Ever since January 7th, when Chinese health authorities confirmed numerous cases of pneumonia (reported on December 31, 2019) to be associated with the novel Coronavirus, the disease has spread to the United States and major parts of the world, including: Italy, Spain, Mexico, and France. With over half a million confirmed cases and nearly 25,000 deaths, COVID-19 (as it is officially known) has become the world's most recent fear, and has without a doubt changed the lives of thousands of individuals.
As of March 3rd, the novel Coronavirus has a mortality rate of 3.4%, according to the World Health Organization (WHO). Despite its relatively low fatality rate, the new pandemic should not be taken lightly.
COVID-19 has not only wreaked havoc and led to seeing what some may call "the worst of humanity", but it has also come with some controversy, as some -- including the U.S. President, Donald Trump -- have began referring to it as the "Chinese Virus".
There is nothing wrong with tweaking a name, especially that of a disease, for ease of speech. However, there will always be a problem when a label is attached, especially that of a derogatory nature. There are those -- mostly Trump sympathizers -- who claim that this is not racist... and they may be right... to a certain extent. They may claim that "they” (meaning Trump and themselves) say it with no racist intention, that China is simply where the "virus originated", thus simply calling the disease by another name. These are the sort of people that seek a rhetorical curtain, so to speak, to hide their stigmatizing remarks in every occasion; the sort of people that will proudly say the "N word" out loud because it's in a book or because they're quoting their favorite movie. These people are deliberately attaching an ethnicity to a pandemic.
Let's give these people the benefit of the doubt -- assume that they are not being racist. If this where the case, then why would the WHO (no, not the one with Roger Daltrey) make a public statement via Twitter that specifically asks people to NOT refer to COVID-19 as the "Chinese Virus"? They even claimed that the disease's name was chosen in order to "avoid stigmatization". If the World Health Organization had to speak up regarding this issue, there was clearly something wrong.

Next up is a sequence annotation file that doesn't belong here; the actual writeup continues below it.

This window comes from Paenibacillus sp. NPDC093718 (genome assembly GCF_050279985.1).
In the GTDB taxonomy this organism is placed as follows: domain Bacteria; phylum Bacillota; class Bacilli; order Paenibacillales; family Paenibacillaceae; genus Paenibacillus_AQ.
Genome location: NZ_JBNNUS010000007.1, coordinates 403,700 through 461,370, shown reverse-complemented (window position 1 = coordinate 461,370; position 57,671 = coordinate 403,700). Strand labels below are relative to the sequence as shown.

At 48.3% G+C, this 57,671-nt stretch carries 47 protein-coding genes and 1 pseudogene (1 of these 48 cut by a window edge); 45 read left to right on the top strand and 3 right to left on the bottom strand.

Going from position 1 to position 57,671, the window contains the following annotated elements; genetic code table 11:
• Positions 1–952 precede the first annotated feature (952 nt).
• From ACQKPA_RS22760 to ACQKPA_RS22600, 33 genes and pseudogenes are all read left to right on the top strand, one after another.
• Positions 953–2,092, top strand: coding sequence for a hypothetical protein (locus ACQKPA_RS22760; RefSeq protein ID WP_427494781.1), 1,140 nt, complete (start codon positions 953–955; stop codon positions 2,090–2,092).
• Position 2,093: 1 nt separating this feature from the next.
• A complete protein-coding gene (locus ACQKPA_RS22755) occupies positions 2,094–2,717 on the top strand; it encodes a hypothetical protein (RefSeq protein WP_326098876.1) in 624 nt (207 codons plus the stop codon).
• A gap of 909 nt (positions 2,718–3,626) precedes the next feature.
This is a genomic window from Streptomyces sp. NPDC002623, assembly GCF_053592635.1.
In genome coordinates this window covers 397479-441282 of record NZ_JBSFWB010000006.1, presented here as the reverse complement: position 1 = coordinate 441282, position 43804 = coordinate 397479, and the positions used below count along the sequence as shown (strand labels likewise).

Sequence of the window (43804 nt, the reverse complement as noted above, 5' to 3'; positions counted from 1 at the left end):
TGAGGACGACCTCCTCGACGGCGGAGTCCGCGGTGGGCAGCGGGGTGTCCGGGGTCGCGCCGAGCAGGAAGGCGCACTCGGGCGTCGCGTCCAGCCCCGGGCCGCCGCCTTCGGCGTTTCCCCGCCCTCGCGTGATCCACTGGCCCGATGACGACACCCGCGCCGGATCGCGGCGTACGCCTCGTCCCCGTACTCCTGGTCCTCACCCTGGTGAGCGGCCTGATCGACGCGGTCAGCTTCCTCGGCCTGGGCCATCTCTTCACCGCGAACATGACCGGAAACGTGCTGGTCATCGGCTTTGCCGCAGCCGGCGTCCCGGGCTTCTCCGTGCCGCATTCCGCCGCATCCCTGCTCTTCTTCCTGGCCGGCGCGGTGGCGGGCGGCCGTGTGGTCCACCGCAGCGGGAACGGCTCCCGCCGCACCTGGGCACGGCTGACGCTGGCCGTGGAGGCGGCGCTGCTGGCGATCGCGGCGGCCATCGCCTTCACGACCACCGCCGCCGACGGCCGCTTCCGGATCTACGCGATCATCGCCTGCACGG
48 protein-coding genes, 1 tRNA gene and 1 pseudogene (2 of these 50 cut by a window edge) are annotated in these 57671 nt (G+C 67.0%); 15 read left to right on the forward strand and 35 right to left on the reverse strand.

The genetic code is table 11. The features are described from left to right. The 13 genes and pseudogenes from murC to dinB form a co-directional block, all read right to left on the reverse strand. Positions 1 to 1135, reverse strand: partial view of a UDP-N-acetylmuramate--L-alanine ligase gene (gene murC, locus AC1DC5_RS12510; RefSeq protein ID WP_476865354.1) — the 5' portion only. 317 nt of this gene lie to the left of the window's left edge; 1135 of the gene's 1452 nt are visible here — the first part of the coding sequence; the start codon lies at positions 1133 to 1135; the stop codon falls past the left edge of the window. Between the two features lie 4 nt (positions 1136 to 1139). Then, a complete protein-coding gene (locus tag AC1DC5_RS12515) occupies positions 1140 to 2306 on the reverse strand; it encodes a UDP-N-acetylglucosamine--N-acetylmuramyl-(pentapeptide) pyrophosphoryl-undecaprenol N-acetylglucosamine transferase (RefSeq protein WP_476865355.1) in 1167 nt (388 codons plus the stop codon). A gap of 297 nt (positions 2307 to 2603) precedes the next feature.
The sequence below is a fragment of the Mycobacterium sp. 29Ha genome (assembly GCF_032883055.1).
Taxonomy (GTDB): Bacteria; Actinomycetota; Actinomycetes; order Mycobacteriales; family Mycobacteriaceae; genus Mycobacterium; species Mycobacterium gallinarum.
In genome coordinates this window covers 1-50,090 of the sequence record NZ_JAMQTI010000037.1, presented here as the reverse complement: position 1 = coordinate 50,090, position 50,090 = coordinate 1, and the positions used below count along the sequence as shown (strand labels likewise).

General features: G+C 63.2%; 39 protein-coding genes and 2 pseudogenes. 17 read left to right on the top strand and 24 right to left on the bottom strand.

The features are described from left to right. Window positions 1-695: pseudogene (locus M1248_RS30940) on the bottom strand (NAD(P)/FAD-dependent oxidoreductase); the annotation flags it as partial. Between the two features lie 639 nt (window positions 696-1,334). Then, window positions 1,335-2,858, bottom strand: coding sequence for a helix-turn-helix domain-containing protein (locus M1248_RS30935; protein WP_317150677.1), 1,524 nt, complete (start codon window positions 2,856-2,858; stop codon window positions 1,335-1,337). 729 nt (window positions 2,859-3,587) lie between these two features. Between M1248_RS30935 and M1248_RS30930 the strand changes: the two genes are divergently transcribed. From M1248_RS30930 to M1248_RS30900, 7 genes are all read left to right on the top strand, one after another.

Again, let's side with these people; let's agree that they are not being racist. No matter their intentions, the ethnic association to the virus has lead to many Asian American people (not just Chinese American) to feel attacked, as some have even gone as far as to call COVID-19 the "Kung Flu", the true quintessence of racial cruelty and racism. Not only that, but NBC has presented data that claims that Asian Americans have reported 650 racist acts over the last week. People in China have began feeling the waves of racism, and in some households, many have began blaming China and their people for the unfortunate spread of COVID-19. More and more people have started to develop racist attitudes, even if unconsciously, towards the Asian community after many -- I reiterate, even the President -- have began referring to the new pandemic as the "Chinese Virus". Even if the reference does not carry a racist intention, it is still causing people to behave in a racist manner; it is having harsh consequences in the Asian community, and it has to stop. Even if these people express some truth when they claim that their statements are not meant in a racist manner, they should be aware of the consequences and negativity that it is causing; if they don't stop, even after seeing the damage, what does it say about humanity? I don't blame them, though; if I were to call Donald Trump my role model, I'd probably find myself being ignorant and careless as well.
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WHO Coronavirus Stigma Guide: https://www.who.int/docs/default-source/coronaviruse/covid19-stigma-guide.pdf